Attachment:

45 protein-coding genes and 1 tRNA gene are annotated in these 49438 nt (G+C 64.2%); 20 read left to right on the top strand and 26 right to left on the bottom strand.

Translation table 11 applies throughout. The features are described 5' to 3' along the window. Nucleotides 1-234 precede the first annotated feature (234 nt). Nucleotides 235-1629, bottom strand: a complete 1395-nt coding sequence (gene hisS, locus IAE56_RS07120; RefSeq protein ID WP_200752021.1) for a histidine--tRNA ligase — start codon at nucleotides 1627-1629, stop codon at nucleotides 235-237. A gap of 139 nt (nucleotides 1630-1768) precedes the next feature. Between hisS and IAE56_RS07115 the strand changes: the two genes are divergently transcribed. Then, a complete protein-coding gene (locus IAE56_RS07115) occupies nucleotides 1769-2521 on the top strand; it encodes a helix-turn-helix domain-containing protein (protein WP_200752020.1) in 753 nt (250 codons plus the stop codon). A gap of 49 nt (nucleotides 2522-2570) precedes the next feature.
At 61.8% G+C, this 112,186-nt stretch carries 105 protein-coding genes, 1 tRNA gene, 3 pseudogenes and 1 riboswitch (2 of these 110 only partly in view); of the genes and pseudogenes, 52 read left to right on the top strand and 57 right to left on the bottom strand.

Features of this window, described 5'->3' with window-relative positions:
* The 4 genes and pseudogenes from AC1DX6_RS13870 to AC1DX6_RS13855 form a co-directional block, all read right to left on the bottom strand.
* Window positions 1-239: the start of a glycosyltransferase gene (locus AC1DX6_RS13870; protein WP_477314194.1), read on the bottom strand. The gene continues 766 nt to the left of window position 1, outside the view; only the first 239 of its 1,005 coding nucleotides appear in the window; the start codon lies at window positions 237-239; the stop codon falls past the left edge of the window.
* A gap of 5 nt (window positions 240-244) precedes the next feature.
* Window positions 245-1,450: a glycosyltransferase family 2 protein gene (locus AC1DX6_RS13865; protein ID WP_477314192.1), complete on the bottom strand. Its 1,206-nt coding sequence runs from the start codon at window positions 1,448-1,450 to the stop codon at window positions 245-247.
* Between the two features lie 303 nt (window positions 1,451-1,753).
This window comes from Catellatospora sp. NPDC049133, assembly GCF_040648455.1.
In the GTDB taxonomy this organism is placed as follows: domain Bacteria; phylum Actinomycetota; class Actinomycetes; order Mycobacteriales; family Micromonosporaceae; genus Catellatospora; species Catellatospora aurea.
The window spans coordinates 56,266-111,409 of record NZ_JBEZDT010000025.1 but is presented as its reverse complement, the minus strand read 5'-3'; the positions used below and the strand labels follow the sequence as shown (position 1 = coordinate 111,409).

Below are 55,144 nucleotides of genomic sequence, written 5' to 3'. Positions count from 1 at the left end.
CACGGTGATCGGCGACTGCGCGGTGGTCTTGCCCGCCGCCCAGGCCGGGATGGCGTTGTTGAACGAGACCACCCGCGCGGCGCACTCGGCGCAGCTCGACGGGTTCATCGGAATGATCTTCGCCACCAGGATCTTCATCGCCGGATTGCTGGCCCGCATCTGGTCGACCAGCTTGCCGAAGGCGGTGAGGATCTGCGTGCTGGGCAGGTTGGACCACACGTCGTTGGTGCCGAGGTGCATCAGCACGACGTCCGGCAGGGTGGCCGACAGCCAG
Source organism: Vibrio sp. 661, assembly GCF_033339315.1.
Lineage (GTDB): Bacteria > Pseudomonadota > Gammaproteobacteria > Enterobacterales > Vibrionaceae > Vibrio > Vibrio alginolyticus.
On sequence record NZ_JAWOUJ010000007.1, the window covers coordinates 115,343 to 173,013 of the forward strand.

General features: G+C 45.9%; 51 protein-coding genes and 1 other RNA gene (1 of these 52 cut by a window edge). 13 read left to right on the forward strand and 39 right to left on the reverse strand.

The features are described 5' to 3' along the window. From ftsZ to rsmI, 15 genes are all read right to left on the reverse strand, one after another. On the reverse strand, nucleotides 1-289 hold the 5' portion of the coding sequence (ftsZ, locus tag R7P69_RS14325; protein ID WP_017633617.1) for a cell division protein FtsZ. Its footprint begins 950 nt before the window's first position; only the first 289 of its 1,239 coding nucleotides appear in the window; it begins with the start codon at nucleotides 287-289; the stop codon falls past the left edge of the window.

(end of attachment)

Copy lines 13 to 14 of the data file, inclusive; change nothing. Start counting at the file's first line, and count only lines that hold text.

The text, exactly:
Below are 55,144 nucleotides of genomic sequence, written 5' to 3'. Positions count from 1 at the left end.
CACGGTGATCGGCGACTGCGCGGTGGTCTTGCCCGCCGCCCAGGCCGGGATGGCGTTGTTGAACGAGACCACCCGCGCGGCGCACTCGGCGCAGCTCGACGGGTTCATCGGAATGATCTTCGCCACCAGGATCTTCATCGCCGGATTGCTGGCCCGCATCTGGTCGACCAGCTTGCCGAAGGCGGTGAGGATCTGCGTGCTGGGCAGGTTGGACCACACGTCGTTGGTGCCGAGGTGCATCAGCACGACGTCCGGCAGGGTGGCCGACAGCCAG